In discipline records that provide one of the only public windows into officer malfeasance, the Maine State Police includes so few details about its troopers’ misbehavior that the public cannot know what the officers did wrong by reading them. Credit: Photo illustration by Coralie Cross / BDN

How we wrote the Misconduct Concealed series

At the end of 2020, both Bangor Daily News reporter Callie Ferguson and Portland Press Herald reporter Matt Byrne checked their email and discovered the Maine State Police had sent them trooper discipline records. Ferguson had requested the documents six months earlier, in late May, and Byrne had waited even longer, having requested them in February 2020.

The two work for competing newspapers, and both had hoped the records could serve as the basis for a story about how Maine’s largest police force handles discipline. But the records were written in such a vague way that it wasn’t possible to understand the underlying misconduct in most cases, despite lawmakers originally intending for such documents to shine a light on officer abuses. There were also a number of unexplained redactions.

It’s not typical for competing newspapers to team up. But reporters and editors for both newspapers agreed that readers would ultimately get more information if the papers worked together to bring to light the misconduct missing from the records and understand the consequences of the lack of transparency. The partnership would hopefully make a statement, too: that it was worth setting aside rivalry to better confront how police keep matters of public interest a secret.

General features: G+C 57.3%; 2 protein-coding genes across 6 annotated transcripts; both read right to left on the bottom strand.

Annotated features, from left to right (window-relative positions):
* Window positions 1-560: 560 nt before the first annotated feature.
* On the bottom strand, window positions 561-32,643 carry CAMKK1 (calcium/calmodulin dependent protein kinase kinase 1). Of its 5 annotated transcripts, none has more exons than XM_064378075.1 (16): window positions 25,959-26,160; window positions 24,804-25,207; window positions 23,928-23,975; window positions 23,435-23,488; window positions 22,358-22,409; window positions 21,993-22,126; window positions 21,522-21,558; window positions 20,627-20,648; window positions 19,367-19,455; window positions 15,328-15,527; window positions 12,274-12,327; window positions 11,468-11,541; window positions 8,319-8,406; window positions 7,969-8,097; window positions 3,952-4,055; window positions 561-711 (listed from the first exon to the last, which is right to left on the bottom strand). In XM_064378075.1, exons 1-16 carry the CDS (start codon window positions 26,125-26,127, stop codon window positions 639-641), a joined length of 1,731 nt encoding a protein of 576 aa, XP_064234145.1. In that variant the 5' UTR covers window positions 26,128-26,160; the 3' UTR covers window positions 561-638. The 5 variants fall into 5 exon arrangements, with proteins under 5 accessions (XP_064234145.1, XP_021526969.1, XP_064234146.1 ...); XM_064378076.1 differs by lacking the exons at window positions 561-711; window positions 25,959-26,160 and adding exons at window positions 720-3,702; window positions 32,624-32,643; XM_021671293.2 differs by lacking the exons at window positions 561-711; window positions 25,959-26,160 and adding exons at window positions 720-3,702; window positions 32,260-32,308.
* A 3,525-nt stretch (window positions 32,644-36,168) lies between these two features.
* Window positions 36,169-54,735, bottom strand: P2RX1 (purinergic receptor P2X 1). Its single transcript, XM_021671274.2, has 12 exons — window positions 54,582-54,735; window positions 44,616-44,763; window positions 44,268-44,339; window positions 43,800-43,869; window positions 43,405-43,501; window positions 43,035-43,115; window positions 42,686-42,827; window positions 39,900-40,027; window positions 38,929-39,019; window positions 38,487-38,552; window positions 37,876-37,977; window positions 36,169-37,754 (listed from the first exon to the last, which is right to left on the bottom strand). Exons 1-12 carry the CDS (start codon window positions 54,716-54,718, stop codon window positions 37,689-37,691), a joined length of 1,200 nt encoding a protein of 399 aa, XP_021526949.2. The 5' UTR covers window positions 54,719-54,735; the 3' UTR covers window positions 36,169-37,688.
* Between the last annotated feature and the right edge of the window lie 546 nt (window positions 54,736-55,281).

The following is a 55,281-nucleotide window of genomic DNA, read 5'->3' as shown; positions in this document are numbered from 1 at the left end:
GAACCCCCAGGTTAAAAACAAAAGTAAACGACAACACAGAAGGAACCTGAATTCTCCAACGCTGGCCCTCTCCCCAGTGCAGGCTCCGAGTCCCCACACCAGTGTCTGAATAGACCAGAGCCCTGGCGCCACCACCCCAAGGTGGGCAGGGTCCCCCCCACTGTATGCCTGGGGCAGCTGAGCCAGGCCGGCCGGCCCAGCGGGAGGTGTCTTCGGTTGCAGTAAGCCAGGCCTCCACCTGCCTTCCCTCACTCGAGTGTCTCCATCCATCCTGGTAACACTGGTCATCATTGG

The state police justified recording minimal information about officer misconduct by saying the law didn’t explicitly require it to state more. But by uncovering some of the misconduct, the newspapers showed the minimal punishments many officers received. The newspapers also illuminated how even severe misconduct can be kept out of public records — and, therefore, the public eye — when officers are allowed to resign or destroy their discipline history.

The newspapers also joined force in court in the winter of 2021, successfully arguing the state police unlawfully redacted information intended for public viewing in the records.

The team behind
the project

Three journalists worked on this series: BDN investigative reporter Callie Ferguson, Press Herald reporter Matt Byrne and BDN investigative editor Erin Rhoda. Press Herald editor John Richardson helped oversee the project. 

The BDN’s Linda O’Kresik and Natalie Williams, and the Press Herald’s Derek Davis, took photos. The BDN’s Coralie Cross and the Press Herald’s Michael Fisher made graphics.

The series was funded in part by the Pulitzer Center.

To contact the reporting team, email, and